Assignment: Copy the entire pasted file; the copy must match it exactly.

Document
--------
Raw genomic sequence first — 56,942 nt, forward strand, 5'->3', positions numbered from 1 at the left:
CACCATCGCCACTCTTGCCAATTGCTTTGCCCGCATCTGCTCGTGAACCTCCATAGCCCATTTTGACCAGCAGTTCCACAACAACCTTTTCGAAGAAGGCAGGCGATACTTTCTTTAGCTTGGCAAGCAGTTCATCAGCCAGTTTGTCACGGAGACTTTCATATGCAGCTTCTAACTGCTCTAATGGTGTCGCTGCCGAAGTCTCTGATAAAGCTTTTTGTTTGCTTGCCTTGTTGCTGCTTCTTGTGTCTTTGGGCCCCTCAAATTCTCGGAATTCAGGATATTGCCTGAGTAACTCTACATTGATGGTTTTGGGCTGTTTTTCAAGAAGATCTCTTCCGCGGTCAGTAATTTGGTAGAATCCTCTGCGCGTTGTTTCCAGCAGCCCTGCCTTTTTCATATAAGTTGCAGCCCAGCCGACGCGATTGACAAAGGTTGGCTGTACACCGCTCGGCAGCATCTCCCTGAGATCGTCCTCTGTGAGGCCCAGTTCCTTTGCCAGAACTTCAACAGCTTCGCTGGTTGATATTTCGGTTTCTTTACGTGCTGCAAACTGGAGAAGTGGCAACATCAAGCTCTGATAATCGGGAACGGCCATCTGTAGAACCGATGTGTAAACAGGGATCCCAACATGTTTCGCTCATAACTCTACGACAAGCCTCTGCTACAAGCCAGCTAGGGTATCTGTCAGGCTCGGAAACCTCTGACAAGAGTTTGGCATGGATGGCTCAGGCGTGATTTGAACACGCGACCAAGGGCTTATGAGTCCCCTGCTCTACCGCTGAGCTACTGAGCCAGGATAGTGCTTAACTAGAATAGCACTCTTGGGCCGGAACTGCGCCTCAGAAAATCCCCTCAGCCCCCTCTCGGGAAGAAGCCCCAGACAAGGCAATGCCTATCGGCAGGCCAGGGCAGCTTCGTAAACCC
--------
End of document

Raw genomic sequence first — 56,942 nt, forward strand, 5'->3', positions numbered from 1 at the left:
CACCATCGCCACTCTTGCCAATTGCTTTGCCCGCATCTGCTCGTGAACCTCCATAGCCCATTTTGACCAGCAGTTCCACAACAACCTTTTCGAAGAAGGCAGGCGATACTTTCTTTAGCTTGGCAAGCAGTTCATCAGCCAGTTTGTCACGGAGACTTTCATATGCAGCTTCTAACTGCTCTAATGGTGTCGCTGCCGAAGTCTCTGATAAAGCTTTTTGTTTGCTTGCCTTGTTGCTGCTTCTTGTGTCTTTGGGCCCCTCAAATTCTCGGAATTCAGGATATTGCCTGAGTAACTCTACATTGATGGTTTTGGGCTGTTTTTCAAGAAGATCTCTTCCGCGGTCAGTAATTTGGTAGAATCCTCTGCGCGTTGTTTCCAGCAGCCCTGCCTTTTTCATATAAGTTGCAGCCCAGCCGACGCGATTGACAAAGGTTGGCTGTACACCGCTCGGCAGCATCTCCCTGAGATCGTCCTCTGTGAGGCCCAGTTCCTTTGCCAGAACTTCAACAGCTTCGCTGGTTGATATTTCGGTTTCTTTACGTGCTGCAAACTGGAGAAGTGGCAACATCAAGCTCTGATAATCGGGAACGGCCATCTGTAGAACCGATGTGTAAACAGGGATCCCAACATGTTTCGCTCATAACTCTACGACAAGCCTCTGCTACAAGCCAGCTAGGGTATCTGTCAGGCTCGGAAACCTCTGACAAGAGTTTGGCATGGATGGCTCAGGCGTGATTTGAACACGCGACCAAGGGCTTATGAGTCCCCTGCTCTACCGCTGAGCTACTGAGCCAGGATAGTGCTTAACTAGAATAGCACTCTTGGGCCGGAACTGCGCCTCAGAAAATCCCCTCAGCCCCCTCTCGGGAAGAAGCCCCAGACAAGGCAATGCCTATCGGCAGGCCAGGGCAGCTTCGTAAACCC